In 'local news' a company called Akkurate Ltd (you would think in all but 'spelling', but it appears even that is not the case) was a company which owned a number of fashion brand trade marks which had been created by John Richmond (who I feel we should have heard of, but just haven't).
Anyway, in 2015, Akkurate got into a spot of bother which led to its ultimate annihilation. It entered Compulsory Liquidation. The Liquidators (Messrs Wolloff and Short) sold the company’s trade marks to Mark Schofield (of whom we also have never heard). In 2018 the Liquidators issued proceedings against Richmond, alleging fraudulent conduct during his time as a director prior to the Liquidation.
The claim was pretty substantial, brought, as it was, in the sum of £10 million. However, on the basis of Richmond’s apparently limited resources, the claim was settled for significantly less than the sum claimed. Messrs Wolloff and Short then brought further proceedings, in which they argued that Schofield was really just a front for Richmond at the time the trade marks were purchased (in that they had never both been seen in a bar at the same time). They argued that he had secretly acquired the trade marks for his own personal benefit.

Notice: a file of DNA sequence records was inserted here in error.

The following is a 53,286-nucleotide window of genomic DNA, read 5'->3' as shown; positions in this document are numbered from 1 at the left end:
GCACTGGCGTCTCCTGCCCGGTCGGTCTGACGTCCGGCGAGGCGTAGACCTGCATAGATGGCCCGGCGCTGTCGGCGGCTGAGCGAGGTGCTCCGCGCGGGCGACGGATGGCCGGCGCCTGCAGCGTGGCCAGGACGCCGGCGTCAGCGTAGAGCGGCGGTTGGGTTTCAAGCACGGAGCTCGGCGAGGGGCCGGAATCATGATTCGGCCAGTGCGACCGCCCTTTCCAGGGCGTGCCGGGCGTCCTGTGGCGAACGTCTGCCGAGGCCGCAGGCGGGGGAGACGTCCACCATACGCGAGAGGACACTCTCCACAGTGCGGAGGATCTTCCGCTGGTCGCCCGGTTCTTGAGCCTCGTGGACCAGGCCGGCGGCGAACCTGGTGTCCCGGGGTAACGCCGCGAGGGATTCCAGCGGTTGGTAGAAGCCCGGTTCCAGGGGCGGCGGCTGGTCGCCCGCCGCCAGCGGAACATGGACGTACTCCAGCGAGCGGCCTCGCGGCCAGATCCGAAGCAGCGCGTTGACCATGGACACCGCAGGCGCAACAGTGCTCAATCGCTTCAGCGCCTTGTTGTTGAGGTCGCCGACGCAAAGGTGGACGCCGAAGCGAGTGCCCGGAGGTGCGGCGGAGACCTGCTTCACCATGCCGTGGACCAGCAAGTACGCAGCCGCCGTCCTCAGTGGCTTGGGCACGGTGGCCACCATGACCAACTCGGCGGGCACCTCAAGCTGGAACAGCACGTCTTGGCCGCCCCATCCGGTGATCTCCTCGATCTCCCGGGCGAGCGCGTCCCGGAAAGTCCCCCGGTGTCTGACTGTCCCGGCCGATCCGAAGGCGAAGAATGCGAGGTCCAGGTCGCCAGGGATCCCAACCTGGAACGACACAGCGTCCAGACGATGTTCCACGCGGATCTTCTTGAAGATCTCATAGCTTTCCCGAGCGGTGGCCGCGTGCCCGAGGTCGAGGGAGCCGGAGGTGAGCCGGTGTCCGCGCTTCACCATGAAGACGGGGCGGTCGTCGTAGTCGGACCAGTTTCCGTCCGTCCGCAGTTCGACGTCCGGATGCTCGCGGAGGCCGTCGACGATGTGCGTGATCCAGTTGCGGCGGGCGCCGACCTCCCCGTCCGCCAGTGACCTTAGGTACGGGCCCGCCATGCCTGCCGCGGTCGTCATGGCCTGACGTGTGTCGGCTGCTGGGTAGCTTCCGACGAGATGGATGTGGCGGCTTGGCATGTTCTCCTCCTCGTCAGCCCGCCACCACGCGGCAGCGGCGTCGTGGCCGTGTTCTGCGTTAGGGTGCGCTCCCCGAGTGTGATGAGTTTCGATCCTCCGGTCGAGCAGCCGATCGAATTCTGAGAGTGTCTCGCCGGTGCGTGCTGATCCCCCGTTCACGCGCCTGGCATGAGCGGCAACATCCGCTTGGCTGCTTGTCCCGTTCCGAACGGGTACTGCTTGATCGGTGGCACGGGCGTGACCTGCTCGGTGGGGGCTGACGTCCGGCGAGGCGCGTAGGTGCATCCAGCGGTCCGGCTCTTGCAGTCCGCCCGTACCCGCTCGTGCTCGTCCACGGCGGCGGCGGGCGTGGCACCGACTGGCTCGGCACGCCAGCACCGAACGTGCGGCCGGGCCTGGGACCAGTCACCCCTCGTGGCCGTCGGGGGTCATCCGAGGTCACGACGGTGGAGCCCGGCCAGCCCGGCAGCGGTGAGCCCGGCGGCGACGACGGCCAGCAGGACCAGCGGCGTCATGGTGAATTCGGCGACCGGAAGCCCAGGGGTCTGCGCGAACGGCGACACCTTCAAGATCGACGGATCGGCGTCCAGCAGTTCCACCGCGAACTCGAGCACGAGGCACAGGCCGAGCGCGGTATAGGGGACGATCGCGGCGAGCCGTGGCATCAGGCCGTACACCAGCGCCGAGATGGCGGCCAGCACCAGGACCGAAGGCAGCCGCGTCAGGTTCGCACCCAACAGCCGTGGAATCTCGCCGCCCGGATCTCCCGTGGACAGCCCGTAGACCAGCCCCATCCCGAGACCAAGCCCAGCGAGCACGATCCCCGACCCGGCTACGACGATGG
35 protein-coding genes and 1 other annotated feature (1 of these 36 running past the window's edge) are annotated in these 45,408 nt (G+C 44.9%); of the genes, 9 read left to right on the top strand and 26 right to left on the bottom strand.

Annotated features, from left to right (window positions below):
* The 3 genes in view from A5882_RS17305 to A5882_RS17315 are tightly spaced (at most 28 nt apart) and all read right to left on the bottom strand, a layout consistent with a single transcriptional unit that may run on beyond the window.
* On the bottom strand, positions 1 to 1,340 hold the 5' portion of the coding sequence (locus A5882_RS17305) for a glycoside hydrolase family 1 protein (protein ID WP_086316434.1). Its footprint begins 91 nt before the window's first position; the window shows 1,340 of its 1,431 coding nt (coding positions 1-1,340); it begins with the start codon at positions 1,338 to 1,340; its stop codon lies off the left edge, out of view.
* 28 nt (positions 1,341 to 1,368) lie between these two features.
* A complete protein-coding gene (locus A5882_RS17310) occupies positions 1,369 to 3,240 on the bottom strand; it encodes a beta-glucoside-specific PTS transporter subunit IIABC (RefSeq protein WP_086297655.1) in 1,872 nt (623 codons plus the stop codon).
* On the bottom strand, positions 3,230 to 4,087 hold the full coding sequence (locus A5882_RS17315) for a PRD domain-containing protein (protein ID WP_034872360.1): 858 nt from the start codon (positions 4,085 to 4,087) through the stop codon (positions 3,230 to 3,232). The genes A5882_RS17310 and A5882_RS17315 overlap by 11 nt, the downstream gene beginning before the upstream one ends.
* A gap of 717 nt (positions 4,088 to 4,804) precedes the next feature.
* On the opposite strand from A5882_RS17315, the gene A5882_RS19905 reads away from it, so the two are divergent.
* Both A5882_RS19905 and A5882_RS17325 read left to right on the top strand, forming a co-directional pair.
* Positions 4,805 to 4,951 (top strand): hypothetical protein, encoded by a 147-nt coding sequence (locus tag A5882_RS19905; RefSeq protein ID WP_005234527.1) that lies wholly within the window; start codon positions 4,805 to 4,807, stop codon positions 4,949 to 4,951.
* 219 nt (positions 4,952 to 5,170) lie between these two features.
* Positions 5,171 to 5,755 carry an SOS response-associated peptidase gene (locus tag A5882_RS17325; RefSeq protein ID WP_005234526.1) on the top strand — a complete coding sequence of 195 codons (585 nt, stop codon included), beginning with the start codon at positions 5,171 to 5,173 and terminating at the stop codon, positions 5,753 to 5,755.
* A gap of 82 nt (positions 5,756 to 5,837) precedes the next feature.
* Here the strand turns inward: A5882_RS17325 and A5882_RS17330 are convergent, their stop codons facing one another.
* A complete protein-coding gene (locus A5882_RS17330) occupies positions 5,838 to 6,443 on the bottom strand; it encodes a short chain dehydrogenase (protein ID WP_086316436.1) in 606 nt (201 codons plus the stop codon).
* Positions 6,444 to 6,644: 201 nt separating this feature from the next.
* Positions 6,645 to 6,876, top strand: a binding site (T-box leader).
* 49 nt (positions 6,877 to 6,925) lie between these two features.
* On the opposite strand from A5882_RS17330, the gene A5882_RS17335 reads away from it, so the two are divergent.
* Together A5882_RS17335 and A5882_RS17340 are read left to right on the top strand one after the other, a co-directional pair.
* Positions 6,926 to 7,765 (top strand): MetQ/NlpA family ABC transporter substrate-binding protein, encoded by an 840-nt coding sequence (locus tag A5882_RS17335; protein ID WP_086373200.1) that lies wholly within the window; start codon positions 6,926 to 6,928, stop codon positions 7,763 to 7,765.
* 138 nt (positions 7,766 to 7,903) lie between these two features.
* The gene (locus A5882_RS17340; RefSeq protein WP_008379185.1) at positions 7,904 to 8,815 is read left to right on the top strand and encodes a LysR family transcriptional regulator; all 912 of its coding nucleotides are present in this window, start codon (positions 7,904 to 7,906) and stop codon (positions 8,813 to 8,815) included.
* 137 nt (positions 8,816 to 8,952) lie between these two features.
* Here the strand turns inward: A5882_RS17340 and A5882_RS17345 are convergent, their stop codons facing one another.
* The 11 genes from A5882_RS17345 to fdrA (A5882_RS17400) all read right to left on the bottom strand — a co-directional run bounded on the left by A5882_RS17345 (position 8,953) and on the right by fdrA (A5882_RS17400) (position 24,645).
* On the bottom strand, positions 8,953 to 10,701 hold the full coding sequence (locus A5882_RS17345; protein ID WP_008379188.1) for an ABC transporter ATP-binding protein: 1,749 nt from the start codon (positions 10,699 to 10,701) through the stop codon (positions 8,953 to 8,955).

Whilst they were at it, they also argued that they had been induced to enter into the earlier settlement of the first proceedings as a result of misrepresentations made by Richmond about his means. Richmond and Schofield applied for 'reverse summary judgment' (which is generally applied by a court when summary judgment has been issued, but the a cross-motion by the plaintiff in response to a defendant's motion for summary judgment is issued in a kind of a 'take THAT BACK' argument). They said that the settlement agreement reached in respect of the first proceedings had compromised the more recent breach of duty claims.
The court dismissed this application, observing that the application was listed for five days and had resulted in the service of a very large quantity of evidence and there was golf to play and the nights were closing in. In an existential leap into metaphor the applicants argued that the case was analogous to an onion and that peeling off the various layers of it would ultimately reveal that the issues were unworthy of a trial.
"An onion, you say?", said the court.
Although Mr Richmond was no longer a director of the Akkurate at the time the trade marks were sold, there were sufficient facts and legal principles to justify the proposition that his duties to the company had subsisted at this time and that the matter required a trial to determine. There was reason to doubt that Mr Richmond would be able to discharge this evidential burden and, therefore, it was right for this matter to go to trial.